Mile 21: 12:54 — I thought of this mile as a plane descending into the destination point. This was the point where we buckle our safety belts and put the tray table in an upright position. This was also the point my feet started killing me. My IT band wasn’t behaving either.
Mile 22: 13:47 — Run/walk continues.
Mile 23: 13:20 — And more.
Mile 24: 13:07 — This was actually a very frustrating time for me. People were cheering me on from the sidelines. One guy kept yelling “if it was easy, everyone would do it!” I liked that. But it wasn’t enough to pull me out of my funk.
Mile 25: 13:18 — Still moving, but getting more excited. Someone asked me when I knew I’d finish. I didn’t for a long time. When the IT band started throbbing and I knew my feet were blistering, I didn’t think I’d make it. I had four moments where I wanted to stop, cry and call Thomas to come get me. “I don’t need to finish this,” I thought. “I have nothing to prove. I knew, as I started to make my way toward the 26-mile sign, that I’d make it. It took me that long.
Mile 26: 12:46 — And then I really knew. Thomas ran across my path. I felt a huge smile stretching across my face. I had made it.
Mile .2: 3:35 — Here I pushed. I saw the clock reading 5:22:13. I could make it before the clock turned to 5:23, I thought. I picked it up.
Gun time: 5:22:39.
Chip time: 5:20:41
I wish it was like Ironman and someone said “Tara, you ARE a marathoner.” No one did. I was handed my medal and my space blanket, which I really needed at that point if just because I wanted some comfort. I saw Thomas, kissed him and handed him my water bottle (it always gets in my way at the end even though I love it).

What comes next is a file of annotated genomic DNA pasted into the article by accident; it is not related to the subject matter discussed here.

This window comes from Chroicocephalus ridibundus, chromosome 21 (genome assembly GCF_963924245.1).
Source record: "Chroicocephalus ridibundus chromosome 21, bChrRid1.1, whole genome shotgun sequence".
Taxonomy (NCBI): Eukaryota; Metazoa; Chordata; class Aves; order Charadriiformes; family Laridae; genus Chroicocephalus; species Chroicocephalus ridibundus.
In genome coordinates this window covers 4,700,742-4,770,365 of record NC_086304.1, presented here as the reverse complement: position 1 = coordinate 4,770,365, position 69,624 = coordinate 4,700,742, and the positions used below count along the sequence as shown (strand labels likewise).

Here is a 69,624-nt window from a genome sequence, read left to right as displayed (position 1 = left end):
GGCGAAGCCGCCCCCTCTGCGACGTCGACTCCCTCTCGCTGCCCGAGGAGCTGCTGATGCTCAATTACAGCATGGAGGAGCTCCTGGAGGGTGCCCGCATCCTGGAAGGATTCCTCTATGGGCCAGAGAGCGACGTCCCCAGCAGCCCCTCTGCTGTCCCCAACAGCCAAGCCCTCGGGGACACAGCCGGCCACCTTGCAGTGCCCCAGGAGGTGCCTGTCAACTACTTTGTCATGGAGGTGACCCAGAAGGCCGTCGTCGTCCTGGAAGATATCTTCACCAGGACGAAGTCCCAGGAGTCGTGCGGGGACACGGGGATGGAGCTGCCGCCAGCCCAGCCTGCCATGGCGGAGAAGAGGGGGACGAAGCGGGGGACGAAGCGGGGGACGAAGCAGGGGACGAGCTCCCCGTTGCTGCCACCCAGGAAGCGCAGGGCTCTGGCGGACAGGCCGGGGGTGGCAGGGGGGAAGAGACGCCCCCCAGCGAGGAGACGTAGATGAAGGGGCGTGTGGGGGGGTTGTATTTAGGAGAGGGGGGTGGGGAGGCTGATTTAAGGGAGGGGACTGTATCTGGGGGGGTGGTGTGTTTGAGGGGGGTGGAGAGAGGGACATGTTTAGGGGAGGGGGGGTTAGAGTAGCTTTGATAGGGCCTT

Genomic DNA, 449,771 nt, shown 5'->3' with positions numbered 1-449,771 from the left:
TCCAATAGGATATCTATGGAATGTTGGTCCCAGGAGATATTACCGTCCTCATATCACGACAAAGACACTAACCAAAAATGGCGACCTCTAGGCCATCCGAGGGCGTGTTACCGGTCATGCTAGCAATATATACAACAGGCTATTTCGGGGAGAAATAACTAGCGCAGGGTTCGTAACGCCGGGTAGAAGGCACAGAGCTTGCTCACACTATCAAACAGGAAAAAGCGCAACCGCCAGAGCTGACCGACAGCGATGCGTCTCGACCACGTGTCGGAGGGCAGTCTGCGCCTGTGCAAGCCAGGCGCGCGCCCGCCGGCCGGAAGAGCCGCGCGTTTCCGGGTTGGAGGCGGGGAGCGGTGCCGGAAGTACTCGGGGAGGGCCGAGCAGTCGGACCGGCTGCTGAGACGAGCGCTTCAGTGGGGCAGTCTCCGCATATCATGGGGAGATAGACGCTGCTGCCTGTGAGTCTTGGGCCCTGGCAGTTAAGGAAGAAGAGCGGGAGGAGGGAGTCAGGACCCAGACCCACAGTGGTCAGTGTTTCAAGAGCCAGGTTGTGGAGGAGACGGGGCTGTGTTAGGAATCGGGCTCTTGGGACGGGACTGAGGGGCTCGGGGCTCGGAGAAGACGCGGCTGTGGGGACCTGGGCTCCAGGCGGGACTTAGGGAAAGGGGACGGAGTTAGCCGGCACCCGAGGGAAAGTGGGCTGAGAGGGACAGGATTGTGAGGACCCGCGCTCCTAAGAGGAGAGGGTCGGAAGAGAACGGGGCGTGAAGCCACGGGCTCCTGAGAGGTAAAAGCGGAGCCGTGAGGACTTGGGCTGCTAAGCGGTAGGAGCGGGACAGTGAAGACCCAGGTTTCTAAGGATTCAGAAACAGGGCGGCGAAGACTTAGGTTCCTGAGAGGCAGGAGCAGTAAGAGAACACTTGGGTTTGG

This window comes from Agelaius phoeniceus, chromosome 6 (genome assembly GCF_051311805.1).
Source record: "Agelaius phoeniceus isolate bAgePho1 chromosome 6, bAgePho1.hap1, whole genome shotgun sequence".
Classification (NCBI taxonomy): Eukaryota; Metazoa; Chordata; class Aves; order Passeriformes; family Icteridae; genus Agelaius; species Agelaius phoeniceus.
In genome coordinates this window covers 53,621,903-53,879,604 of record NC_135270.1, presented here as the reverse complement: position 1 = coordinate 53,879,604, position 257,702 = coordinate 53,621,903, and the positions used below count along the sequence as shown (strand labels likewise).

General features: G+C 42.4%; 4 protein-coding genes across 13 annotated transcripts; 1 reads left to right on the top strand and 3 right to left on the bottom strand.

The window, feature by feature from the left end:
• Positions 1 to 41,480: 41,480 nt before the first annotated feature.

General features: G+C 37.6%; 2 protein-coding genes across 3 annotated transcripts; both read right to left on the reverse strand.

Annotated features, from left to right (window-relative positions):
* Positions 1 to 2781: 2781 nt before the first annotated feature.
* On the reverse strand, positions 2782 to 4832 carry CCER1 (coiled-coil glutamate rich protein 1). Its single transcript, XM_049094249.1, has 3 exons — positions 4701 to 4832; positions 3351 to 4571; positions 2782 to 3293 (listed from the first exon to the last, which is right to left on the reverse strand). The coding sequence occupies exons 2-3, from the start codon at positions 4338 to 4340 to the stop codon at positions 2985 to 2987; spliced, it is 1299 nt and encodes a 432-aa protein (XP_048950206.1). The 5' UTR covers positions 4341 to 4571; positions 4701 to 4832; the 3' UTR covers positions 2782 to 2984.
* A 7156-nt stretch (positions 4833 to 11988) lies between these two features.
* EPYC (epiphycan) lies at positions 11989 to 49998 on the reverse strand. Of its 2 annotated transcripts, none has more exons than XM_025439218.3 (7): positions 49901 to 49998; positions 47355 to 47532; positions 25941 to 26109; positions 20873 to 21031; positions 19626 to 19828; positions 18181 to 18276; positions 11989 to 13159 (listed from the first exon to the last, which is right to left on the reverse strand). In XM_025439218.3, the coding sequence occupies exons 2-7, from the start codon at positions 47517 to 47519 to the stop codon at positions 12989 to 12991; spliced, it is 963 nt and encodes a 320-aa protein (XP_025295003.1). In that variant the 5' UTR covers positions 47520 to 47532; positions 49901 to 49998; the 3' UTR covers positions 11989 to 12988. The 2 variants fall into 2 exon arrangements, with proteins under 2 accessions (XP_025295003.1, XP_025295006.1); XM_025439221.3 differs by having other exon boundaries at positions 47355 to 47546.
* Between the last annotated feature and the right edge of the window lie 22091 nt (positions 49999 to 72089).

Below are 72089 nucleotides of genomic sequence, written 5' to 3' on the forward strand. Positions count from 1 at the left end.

Then I teared up a little. I had a moment. I had done it. Less than two years after I set out on my treadmill and started running. I had run a marathon.
I was surprised at how good I felt. My feet hurt, yes. My leg was killing me. And my shins were throbbing. But I felt good.
So good I even opted to get my photo taken at the end. I NEVER do this. I always say “it’s a waste of money.” But I felt compelled to do so. You only run your first marathon once.
I found Thomas and immediately walked over to the merchandise booth and he bought me an awesome shirt that said “26.2 finisher.” I can’t wait to wear it when I run. (I haven’t done any running this week to give my legs a well-deserved rest. I’ve also been eating a ton of food,which I feel bad about, but I also deserve it.)
I didn’t find any of the requisite food that I was told was popular. The food vans were closing down as well. (That was really discouraging, especially when I finished with 40 minutes left for the finish line to be open AND it actually stayed open longer.)
We opted to head to Red Lobster on Howe Avenue after we found the car.
And then we headed home.
I was exhaustion and in pain for about two days. Not a bad pain. A good pain.
And, four days later, I’m still in awe that I did it. I ran a marathon.
Every insecurity that I’ve ever had about my work as a journalist, as an editor, as a instructor and as a person diminished during those 26.2 miles. They say it changes you. I think it makes a person stronger. You have to get mentally past barriers. You have to keep going when you want to quit. And you have to believe you can do it when you’re body is failing under you.
I ran a marathon. And for it, and all those things mentioned before, I’m 100-times better for it then I was the day before.